Sumptuous destitution

Our dear friend Kyo came to visit for the weekend, which was a real delight, as he always brings a lot of levity and thoughtfulness to every conversation. One of my favorite conversations oriented around this Emily Dickinson poem, which he shared with us:

In many and reportless places
We feel a Joy —
Reportless, also, but sincere as Nature
Or Deity —

It comes, without a consternation —
Dissolves — the same —
But leaves a sumptuous Destitution —
Without a Name —

Profane it by a search — we cannot
It has no home —
Nor we who having once inhaled it —
Thereafter roam.

It has been rolling around in my mind all weekend — the fluctuating, dissolving nature of mundane joys. I have been thinking of these vanishing delights as I light the beeswax candles or repaint the grout on the bathroom floor or pick up Moses in the morning from his crib.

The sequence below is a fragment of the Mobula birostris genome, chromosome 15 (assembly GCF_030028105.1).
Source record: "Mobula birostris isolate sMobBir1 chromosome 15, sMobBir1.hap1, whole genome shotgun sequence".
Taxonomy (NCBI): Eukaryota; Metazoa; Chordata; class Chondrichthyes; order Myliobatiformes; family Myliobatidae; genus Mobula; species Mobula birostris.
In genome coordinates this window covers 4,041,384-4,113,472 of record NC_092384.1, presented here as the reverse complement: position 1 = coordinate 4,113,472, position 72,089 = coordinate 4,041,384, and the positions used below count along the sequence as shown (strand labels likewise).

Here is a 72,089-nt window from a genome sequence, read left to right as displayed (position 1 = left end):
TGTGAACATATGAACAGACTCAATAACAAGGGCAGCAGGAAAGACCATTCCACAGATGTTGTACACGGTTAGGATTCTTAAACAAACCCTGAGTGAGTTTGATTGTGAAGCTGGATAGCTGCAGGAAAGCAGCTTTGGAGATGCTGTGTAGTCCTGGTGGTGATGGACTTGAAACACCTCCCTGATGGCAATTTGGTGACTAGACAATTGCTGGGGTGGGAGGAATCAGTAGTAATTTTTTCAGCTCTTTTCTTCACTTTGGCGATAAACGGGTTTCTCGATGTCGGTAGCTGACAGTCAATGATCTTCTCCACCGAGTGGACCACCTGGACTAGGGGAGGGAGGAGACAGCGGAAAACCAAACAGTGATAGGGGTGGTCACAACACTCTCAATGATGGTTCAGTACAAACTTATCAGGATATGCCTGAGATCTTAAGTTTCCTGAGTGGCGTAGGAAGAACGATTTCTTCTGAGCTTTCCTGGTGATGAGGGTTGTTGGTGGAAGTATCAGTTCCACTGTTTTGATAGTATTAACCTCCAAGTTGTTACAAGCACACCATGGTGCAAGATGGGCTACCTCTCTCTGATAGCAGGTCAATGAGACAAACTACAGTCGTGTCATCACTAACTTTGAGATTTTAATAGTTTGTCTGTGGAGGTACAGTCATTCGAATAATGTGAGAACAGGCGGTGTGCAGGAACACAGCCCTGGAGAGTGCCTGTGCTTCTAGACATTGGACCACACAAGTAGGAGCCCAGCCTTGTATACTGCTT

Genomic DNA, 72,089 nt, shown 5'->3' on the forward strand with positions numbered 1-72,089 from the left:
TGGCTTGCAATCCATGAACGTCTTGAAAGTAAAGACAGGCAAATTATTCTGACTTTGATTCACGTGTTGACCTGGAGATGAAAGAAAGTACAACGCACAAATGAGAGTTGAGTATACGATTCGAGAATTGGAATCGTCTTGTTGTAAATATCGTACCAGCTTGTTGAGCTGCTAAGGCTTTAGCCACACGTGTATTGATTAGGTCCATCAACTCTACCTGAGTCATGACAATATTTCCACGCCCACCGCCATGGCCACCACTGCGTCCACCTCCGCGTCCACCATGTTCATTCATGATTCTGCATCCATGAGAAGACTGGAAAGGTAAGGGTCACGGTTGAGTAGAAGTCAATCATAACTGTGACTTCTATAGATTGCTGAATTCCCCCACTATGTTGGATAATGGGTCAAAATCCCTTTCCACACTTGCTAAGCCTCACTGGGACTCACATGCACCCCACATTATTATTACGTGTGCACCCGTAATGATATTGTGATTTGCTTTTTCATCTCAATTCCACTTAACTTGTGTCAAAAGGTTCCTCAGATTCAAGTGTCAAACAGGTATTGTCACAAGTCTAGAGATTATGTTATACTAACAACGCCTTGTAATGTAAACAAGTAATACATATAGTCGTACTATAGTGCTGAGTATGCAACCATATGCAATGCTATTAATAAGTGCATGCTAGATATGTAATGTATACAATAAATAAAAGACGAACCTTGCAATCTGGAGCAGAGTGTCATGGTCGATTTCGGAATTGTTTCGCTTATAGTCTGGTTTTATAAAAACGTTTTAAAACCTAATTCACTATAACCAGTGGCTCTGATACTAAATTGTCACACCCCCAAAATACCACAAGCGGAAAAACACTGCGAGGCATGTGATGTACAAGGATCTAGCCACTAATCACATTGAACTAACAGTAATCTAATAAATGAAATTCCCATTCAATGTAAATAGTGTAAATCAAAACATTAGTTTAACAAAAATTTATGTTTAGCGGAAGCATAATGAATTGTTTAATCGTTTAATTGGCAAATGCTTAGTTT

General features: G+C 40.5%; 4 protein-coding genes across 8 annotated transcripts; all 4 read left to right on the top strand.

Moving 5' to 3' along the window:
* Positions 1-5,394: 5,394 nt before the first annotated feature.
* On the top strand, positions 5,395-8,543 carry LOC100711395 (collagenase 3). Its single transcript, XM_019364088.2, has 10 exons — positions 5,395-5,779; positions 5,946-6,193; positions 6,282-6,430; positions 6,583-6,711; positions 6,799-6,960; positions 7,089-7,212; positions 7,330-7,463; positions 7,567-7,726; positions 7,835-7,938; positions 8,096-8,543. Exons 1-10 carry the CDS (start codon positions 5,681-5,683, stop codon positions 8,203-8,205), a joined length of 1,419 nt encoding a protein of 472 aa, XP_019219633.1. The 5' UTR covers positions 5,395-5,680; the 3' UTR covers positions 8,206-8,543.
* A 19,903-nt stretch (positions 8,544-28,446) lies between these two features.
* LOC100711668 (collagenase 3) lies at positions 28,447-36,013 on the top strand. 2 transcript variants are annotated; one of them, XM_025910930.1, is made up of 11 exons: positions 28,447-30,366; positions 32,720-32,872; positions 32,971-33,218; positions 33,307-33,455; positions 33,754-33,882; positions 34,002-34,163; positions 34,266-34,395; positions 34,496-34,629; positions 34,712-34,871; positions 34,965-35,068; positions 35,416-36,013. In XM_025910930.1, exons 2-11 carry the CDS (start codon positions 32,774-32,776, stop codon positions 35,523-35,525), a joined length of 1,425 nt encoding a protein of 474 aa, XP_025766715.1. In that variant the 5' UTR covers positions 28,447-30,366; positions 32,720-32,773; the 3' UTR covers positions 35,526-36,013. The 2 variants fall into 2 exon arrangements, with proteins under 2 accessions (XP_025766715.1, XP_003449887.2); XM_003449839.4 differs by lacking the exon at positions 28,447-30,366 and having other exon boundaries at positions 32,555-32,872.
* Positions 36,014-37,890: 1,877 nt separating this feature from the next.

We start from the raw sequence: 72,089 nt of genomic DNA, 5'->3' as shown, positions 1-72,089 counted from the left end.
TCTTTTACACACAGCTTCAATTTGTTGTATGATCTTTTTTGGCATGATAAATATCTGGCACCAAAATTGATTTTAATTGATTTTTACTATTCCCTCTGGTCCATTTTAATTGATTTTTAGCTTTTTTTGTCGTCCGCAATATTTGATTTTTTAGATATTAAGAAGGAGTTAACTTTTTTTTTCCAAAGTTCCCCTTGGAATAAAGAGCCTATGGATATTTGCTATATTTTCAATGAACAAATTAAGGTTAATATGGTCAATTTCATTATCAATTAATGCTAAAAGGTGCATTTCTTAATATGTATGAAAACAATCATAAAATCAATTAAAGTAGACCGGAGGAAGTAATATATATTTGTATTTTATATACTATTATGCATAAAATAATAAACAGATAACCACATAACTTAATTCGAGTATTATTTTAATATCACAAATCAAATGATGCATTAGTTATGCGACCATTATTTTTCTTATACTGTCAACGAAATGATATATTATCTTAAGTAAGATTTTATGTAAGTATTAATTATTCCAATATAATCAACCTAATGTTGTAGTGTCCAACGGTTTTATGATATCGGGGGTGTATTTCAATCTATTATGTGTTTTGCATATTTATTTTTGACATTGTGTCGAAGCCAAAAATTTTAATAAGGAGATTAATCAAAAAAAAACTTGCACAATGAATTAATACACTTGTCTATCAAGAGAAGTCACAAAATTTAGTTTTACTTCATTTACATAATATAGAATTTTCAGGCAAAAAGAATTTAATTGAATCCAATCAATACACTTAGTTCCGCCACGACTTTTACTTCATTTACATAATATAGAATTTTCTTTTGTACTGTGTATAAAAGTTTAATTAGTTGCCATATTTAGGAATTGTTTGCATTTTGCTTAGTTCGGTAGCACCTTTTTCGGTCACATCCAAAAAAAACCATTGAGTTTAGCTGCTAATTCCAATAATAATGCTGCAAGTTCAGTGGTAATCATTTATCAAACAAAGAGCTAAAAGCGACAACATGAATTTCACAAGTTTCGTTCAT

Perhaps it is fruitless to dissect or name these pleasures, as Dickinson suggests, or even to try to replicate them. They come and go as they please, and we’re left in that ineffable state, resting in our sumptuous destitution. As summer burns away and fall approaches, I find that I am more mindful of these domestic, everyday joys. It shall soon be time to stay in the dull, reportless places, and yet even there, we are experiencing the richness and fullness of life.

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Kyo, Guion, and Moses at Blenheim Vineyards.

The poem hits me strongly because of autumn, but also because of baby.